Done with A through D. Only sixteen more of those.

 

In the afternoon, which is cold and sunny, we have Orals. You can imagine what that’s like. It’s me and Lucette and Gregorio and two others, this dark-skinned girl named Igbo from the Narrow Land who’s very good and very quiet—she could have problems but Shmoke likes her—and this guy named Ralph from South Thomasport who’s kind of a doofus. I know what will happen with him: they’ll give him heck and make him absolutely sure he’s failed and then post a Pass before he quite gets around to pitching himself off the cathedral tower.

 

Lucette goes first. She comes out with a frozen smile on her face and goes off to throw herself on a bed somewhere. She still lives with Daddy and Mummy, but I imagine she avoids old Reginald till she’s sure she’s passed. Gregorio is after me, and I’m after Igbo, and Ralph is last. I am a wreck, of course; I don’t even want to talk about that hour while Igbo is in there getting all the answers right and making them all very proud. She comes out all smiles, and they call me in.

 

I proceed to babble for one hour. Time plays no particular tricks on me: that would be piling on, because I’m playing all sorts of tricks on myself. Shmoke has me over five different barrels at once, while Stintsing is cross examining me seven different ways. By the time I’m allowed out, I’m not sure of anything: my name, whether down is up, the meaning of the word “the.” I’m not sure I could reliably spell the word “the.”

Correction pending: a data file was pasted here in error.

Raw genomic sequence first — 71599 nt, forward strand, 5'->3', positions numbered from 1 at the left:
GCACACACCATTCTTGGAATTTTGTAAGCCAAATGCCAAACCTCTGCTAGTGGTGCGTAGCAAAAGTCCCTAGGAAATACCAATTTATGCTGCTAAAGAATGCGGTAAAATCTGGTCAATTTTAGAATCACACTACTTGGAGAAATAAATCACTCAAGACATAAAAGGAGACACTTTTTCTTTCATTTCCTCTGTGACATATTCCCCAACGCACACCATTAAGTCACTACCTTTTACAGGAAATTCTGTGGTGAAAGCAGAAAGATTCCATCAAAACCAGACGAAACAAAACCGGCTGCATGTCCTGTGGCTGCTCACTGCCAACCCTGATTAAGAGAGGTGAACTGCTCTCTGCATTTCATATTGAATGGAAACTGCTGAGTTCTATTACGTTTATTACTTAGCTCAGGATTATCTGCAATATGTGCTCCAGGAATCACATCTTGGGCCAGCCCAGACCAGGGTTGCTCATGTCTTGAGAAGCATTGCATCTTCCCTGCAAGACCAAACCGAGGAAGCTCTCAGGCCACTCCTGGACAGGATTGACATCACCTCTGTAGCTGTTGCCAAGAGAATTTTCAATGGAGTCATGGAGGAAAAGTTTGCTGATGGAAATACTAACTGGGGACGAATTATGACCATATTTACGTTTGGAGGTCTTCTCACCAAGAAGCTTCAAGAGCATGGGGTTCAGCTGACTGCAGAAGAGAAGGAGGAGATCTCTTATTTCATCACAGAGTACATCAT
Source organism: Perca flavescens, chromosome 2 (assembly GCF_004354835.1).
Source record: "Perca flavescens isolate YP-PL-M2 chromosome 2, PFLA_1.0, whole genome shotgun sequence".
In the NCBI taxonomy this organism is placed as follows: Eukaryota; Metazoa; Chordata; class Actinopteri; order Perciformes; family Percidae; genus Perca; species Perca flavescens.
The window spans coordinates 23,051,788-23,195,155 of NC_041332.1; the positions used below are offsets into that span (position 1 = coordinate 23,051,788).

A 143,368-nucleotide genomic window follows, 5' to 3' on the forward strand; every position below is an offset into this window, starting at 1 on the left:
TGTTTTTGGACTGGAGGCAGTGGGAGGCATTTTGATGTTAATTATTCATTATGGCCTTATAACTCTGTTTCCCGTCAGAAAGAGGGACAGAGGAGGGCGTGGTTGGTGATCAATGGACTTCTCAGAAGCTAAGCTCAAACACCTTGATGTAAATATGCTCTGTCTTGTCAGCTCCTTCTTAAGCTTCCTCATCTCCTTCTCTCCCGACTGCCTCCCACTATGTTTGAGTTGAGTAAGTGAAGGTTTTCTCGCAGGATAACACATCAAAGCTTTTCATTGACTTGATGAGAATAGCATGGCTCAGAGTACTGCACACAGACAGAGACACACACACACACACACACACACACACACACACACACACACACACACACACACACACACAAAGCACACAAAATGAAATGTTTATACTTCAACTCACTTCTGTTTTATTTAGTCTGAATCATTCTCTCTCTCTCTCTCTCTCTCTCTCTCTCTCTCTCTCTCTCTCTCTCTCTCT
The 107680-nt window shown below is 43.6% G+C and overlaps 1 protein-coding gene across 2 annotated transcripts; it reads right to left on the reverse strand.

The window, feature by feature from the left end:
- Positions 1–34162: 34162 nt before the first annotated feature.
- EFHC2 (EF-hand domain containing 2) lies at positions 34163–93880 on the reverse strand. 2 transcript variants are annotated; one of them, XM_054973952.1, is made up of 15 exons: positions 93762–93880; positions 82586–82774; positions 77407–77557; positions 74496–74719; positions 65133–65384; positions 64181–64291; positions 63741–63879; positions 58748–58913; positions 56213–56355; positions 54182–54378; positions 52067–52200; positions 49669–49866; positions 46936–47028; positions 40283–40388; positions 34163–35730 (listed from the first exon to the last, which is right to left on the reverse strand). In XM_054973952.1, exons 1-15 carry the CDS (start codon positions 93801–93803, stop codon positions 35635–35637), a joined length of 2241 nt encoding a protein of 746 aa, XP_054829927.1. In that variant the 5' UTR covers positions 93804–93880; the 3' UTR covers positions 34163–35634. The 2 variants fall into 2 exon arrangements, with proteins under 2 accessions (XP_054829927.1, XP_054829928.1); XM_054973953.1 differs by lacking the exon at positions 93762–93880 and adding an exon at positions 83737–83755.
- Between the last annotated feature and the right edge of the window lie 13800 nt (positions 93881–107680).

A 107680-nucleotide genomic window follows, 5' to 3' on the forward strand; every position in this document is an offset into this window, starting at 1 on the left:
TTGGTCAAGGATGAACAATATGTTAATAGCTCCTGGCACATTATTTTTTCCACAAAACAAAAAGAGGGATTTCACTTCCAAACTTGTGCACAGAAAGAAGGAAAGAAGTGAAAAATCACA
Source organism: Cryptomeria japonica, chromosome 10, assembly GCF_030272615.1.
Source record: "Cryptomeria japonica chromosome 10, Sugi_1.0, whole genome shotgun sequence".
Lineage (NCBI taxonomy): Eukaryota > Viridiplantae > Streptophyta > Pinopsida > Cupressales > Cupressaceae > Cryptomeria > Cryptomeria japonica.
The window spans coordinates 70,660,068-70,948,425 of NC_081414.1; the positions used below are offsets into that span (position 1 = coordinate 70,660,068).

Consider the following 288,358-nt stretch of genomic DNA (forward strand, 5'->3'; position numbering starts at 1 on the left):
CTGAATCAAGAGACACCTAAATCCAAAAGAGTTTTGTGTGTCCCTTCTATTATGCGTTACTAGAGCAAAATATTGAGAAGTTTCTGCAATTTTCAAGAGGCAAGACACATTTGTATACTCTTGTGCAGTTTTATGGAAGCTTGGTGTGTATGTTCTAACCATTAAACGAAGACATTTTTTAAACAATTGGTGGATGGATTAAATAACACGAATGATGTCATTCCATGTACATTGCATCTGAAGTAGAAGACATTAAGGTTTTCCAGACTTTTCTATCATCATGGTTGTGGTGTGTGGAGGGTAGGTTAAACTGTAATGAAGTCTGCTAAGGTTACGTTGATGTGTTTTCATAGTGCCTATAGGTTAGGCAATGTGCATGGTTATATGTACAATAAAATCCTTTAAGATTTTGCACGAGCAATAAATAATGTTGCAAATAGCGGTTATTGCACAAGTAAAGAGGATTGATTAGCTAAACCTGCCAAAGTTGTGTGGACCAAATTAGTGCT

And I go out into the garden and Padric is there to make me feel better, but I don’t cooperate, and we argue because there’s actually a lot of issues between us we never resolved such as why the hell we’re even together or what the hell he thinks I’m going to do with the rest of my life. So we have one of those arguments you have when you’re not actually mad about some specific thing, you’ve just been waiting for the opportunity to settle some things and instead you mess everything up. It finally comes to this: So you want me to take that commission even though it would mean I’d go to Edscastle, and you won’t come with me? Yes, I think you should take that commission and no, I’m not going to Edscastle, there’s nothing for me to do there. Well, if you were serious about this like I am, you’d find something to do there. Well, if you were serious, you wouldn’t take the commission. So you don’t want me to take the commission? No. No, Padric. I do want you to take the commission.

 

“You’re saying you want us to not be together.”

 

“I am saying that I want us to not be together, yes.”

 

“You think we should break up,” he says.

 

“I think we just did,” I say.

 

He gets up, jerkily, like he’s not sure exactly which leg to move first, and it takes him a second or two to get straightened out, but then he walks away without looking back.